Companies that handle sensitive information, such as those in the financial or healthcare industry, for example, are not only legally obligated to hold their data in-house but may also need regular access to their data backup. In such cases, companies simply don’t have the option to use the cloud as it lacks compliance with specialized policies or industry-specific guidelines, making it an unsuitable candidate for firms operating in heavily regulated sectors.
Too specialized for the cloud:
Firms that operate within highly specialized industries require greater customizability to accommodate unique business demands while others might have proprietary systems or applications that are challenging to integrate with the cloud. Firms with complex information management guidelines or restrictions also find that cloud is not flexible enough for their situation.
In on-premise deployments, businesses enjoy the greatest flexibility to make custom software deployments and configuration for applications and systems. In comparison, cloud-based customization options are often rigid and limited to a-la-carte options that come at a steep price, adding significantly to the overall cost. Customized solutions offered by mega cloud vendors like Microsoft and IBM are also extremely costly and require companies to hire a consultant or implementation specialist.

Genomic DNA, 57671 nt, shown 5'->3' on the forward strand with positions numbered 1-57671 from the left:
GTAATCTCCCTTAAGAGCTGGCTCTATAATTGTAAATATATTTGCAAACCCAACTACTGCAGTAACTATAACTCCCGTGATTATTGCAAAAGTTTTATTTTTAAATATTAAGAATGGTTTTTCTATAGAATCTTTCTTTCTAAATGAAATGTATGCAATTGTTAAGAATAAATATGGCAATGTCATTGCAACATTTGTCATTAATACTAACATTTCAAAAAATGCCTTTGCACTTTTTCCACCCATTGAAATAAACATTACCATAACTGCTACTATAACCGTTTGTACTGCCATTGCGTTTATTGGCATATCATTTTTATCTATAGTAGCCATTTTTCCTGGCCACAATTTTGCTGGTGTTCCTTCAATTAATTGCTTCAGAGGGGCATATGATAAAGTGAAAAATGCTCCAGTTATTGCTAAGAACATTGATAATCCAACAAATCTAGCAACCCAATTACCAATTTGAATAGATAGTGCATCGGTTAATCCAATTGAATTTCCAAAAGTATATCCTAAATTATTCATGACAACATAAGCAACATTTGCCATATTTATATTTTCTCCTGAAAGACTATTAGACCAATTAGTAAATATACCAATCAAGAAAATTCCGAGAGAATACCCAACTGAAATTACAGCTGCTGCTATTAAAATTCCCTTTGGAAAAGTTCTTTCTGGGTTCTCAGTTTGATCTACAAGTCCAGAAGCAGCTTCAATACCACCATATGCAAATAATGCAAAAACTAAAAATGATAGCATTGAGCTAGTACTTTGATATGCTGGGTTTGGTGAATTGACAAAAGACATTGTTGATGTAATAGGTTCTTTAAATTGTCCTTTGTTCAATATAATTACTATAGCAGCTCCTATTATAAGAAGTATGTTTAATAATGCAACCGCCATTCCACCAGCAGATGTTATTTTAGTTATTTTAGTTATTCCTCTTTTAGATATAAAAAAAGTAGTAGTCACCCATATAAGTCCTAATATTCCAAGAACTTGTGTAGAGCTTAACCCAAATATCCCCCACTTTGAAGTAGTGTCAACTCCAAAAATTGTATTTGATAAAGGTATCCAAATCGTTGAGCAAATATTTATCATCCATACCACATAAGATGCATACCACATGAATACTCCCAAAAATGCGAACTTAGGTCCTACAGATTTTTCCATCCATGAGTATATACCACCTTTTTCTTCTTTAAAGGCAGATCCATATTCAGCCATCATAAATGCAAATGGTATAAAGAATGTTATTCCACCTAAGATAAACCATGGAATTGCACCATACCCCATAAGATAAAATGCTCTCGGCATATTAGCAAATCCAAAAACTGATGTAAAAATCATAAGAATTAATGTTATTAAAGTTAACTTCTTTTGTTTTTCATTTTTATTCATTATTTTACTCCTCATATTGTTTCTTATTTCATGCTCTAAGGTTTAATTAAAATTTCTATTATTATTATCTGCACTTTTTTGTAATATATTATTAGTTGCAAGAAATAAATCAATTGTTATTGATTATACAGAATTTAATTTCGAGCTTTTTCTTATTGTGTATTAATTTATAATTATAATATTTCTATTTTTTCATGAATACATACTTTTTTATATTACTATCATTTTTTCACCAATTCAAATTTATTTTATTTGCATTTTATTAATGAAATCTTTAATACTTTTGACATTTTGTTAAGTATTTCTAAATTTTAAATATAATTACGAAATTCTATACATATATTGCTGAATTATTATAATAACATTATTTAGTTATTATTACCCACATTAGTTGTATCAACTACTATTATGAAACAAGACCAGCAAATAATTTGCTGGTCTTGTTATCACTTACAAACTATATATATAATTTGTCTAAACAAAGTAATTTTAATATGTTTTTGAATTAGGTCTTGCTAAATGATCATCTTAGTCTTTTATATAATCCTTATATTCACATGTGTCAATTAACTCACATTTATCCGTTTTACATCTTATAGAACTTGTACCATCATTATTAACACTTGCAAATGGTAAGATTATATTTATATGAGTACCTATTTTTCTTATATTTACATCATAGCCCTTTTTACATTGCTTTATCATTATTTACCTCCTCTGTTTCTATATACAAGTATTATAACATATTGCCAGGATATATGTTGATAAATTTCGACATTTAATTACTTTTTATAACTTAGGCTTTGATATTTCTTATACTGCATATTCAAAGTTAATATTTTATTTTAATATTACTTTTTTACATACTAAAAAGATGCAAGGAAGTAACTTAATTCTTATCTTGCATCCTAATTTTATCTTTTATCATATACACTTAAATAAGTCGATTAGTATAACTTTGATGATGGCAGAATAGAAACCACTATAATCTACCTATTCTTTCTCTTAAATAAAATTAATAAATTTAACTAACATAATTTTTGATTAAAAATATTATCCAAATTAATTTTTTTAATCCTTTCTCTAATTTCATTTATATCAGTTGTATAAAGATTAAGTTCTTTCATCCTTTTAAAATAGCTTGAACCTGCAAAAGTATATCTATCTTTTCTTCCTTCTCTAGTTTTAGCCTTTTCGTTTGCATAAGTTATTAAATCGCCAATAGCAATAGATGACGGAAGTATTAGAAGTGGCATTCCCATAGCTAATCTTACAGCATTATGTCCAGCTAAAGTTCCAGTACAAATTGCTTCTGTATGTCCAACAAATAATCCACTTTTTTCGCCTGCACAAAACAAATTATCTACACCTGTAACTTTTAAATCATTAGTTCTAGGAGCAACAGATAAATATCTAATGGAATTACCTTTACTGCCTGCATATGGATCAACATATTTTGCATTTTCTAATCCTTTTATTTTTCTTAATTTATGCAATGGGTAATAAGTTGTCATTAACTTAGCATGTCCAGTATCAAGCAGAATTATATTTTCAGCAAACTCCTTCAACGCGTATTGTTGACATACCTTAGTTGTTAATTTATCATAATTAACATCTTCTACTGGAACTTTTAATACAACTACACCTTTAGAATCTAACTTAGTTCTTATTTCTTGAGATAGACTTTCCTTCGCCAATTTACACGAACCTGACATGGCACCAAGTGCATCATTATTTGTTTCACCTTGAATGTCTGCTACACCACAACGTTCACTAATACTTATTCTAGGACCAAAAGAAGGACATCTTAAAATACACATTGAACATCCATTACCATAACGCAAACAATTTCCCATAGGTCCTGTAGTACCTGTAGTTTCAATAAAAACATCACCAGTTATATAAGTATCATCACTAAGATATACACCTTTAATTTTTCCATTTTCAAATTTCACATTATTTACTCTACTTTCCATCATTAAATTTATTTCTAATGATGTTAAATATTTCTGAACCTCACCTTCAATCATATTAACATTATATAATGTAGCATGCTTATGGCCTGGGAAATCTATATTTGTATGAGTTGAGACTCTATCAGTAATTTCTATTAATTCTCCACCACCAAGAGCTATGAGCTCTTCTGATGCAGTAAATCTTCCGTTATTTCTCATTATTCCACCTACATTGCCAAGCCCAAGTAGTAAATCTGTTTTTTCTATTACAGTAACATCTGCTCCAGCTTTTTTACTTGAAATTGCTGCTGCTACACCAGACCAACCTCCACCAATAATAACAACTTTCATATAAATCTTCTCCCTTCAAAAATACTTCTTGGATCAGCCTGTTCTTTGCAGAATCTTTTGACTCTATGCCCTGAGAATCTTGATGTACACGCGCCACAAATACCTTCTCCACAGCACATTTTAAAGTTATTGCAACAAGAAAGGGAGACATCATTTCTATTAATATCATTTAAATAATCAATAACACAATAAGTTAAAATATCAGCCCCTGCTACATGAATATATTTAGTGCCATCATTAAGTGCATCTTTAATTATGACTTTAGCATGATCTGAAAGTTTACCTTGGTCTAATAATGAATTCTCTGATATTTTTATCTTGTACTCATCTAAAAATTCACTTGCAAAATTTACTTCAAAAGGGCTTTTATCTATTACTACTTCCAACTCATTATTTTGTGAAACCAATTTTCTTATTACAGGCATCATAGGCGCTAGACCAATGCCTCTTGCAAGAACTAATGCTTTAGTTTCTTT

Custom security needs:
Even with enormous improvements in cloud security and sophistication, security continues to be a legitimate determining factor while choosing to store data on-premise. Firms in specialized industries are required to maintain industry-specific security guidelines, which in turn necessitates the need for sophisticated customizations that are simply not achievable with the cloud.
On-premise installations, on the other hand, grant robust security standards customized based on an individual organization's processes, requirements, security, compliance and regulatory standards. Moreover, as data resides solely on on-premises servers with robust in-house security and compliance standards, all data access is restricted on-site for every system, application, and database, fortifying security as per the company’s specific security and privacy needs and requirements.
Existing infrastructure and migration costs:
For long-established firms with dense on-premises architecture, it is sometimes imprudent not to leverage those resources to evolve technologies in-house, perhaps by using a hybrid cloud scenario. Most banks, for example, have extensive legacy IT structures which can be transformed in a hybrid cloud to get the same agility and cost effectiveness of the cloud combined with the value of on-premises setups to avail the best of both worlds.
Additionally, an already secure and reliable in-house infrastructure renders a move to the cloud counterproductive as it amounts to greater spending just for the sake of moving to the cloud. Also, companies must analyze the range of data systems that need to be moved to the cloud because cloud migration cost may be too high for excessive workloads. If a business’ requirement can be met at a lesser cost than setting up an internal network then a move to the cloud may not be viable.